Tuesday, 6 December 2011

The Ottoman Harem [Part 2]

The Structure and Hierarchy of the Harem

Acquisition of Slave Girls : Young non-Muslim girls of breathtaking beauty, chosen from the slave market, were sent to the Sultan for his harem, often as gifts from his governors. These girls were usually from the Caucasus region; Georgians, Circassians, and Abkhasians. They were either kidnapped or sold by their parents. Many poor Circassian and Georgian families used to take their own children to the market, and encourage them to enter the life of concubinage, which they hoped, would promise a better future. There were also girls taken by pirates and sold in the slave markets in Istanbul; as well as girls presented as gifts by certain European ruling families. The intention here was to place a spy in the harem and to encourage the Sultan to look favourably on trading or political agreements with that country.

Admission to the Harem : Before being admitted into the harem, these girls were thoroughly examined by trained concubines (cariye) and the chief eunuchs (haremagasi) to make sure the girls had no physical defects or weaknesses. If a girl was found to be eligible, she was presented to the Valide Sultan (Sultan's Mother) for final approval.

Once she was accepted into the Sultan's harem, her name would be changed - often to a Persian one, according to her particular qualities or appearance. For example, Laligül (Ruby Rose) and Nazgül (Shy Rose) or, if a girl had charming rosy cheeks, most probably she would be renamed "Gulbahar" meaning Spring Rose.

The cariyes' courtyard, where the girls slept.

Training : These acemi (novice) girls were immediately converted to Islam and began an elaborate training in Ottoman culture, the Turkish language, and palace etiquette. After a certain period of basic training, they were called odalisk or odalik and assigned to several duties depending on their talent and beauty, and they would be supervised by trained concubines (kalfa and usta).

The word, odalisque comes from oda (chamber), and odalisque means "chambermaid". Odalisques were at the very bottom of the harem hierarchy and were not yet concubines, however, there was always a possibility that one day they could become one. They never served the Sultan himself, but rather served as chambermaids to concubines, wives, and other important royal members of the harem. Any odalisques with charm, beauty and self-confidence, would be selected to become concubines. They were taught to sing, dance, play musical instruments, recite poetry, embroider and so on.

Some of the most beautiful odalisques showing exceptional abilities, were selected to serve the Sultan in person; in other words, they were promoted to the very important position of gedikli (maids-in-waiting). They were responsible for the Sultan's ultimate comfort and relaxation. Their duties included bathing and dressing him, doing his laundry, and serving his food and drinks.

An Odalisk serves coffee to the Valide Sultan

Other odaliks were assigned to particular jobs and placed in the service of the Valide Sultan, the kadins (wives), the Sultan's daughters, high ranking cariyes (concubines), or the chief black and white eunuchs.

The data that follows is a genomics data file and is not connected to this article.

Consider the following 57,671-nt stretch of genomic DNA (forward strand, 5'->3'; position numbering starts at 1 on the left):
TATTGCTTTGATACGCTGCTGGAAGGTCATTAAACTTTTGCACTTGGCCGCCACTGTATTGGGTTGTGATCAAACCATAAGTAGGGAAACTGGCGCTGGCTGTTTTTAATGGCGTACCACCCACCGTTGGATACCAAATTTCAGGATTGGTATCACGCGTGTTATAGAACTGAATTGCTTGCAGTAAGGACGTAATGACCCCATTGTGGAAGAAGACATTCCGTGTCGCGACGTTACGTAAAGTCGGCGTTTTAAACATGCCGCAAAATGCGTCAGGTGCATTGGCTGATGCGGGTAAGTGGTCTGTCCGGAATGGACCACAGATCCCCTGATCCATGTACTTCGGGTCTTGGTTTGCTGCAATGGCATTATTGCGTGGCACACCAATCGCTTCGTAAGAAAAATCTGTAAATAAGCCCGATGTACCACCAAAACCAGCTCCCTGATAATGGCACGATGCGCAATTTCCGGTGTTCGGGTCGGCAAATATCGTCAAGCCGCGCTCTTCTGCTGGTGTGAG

Note: I am indebted to Umit Sonmezler of   http://www.travellinkturkey.com/   for some of the above information.

Saturday, 3 December 2011

The Ottoman Harem [Part 1 ]

Cariyes - Concubines

Life in the Ottoman harem was very different from what was imagined by Europeans.  In Ottoman society, as an institution, harem life reflected the secluded privacy of family life.

The 'cariyes' served the sultan's wife or his mother. Under the guidance of the sultan's mother, they were taught to read and write, play music, and to follow the intricate rules of palace etiquette and protocol. They were trained and educated in the skills and accomplishments considered appropriate for women at the time. After 9 years in service they were allowed to marry.  Very few were honoured even by the privilege of waiting at the sultan's table, and still fewer became royal wives.  Hurrem Sultan  was a good, but rare, example of palace opportunities for cariyes.  Among the cariyes it is commonly believed that there were many in the harem from noble families of Europe. - for example:

Hürrem Sultan, maiden name 'Alexandra', wife of Süleyman the Magnificent, Ukrainian- Polish
Nur-Banu "Princess of Light" ,  maiden name ' Cecilia Venier-Baffo' , wife of Sultan Selim II, Italian
Kösem Sultan "Mahpeyker",  maiden name ' Anastasia', wife of Sultan Ahmet I, Greek
Hatice Turhan Sultan, maiden name 'Nadya' wife of Sultan Ibrahim,

Nakshidil "embroidered on the tongue " , maiden name 'Aimee du Buc de Rivery', wife of Sultan Mahmud I, French   [ this one remains doubtful, although there is some evidence that she was Aimée, cousin of Napoleon's Josephine]

An Iqbal
After nine years of service the harem girls or 'cariyes' were given their leaving document. In addition, they received a set of diamond earrings and a ring, a trousseau and some gold as their marriage portion. After the harem, their lives and well-being were closely supervised or else suitable husbands were found for them. Outside harem life, they were renowned for their good breeding and for their discretion, never being known to reveal any intimate details about the royal family to outsiders. 
Nevertheless, graffiti on the harem walls shows that not all cariyes were contented with their lot:  'Dilferib whose heart burns / Is wretched / O God / Alas alas.'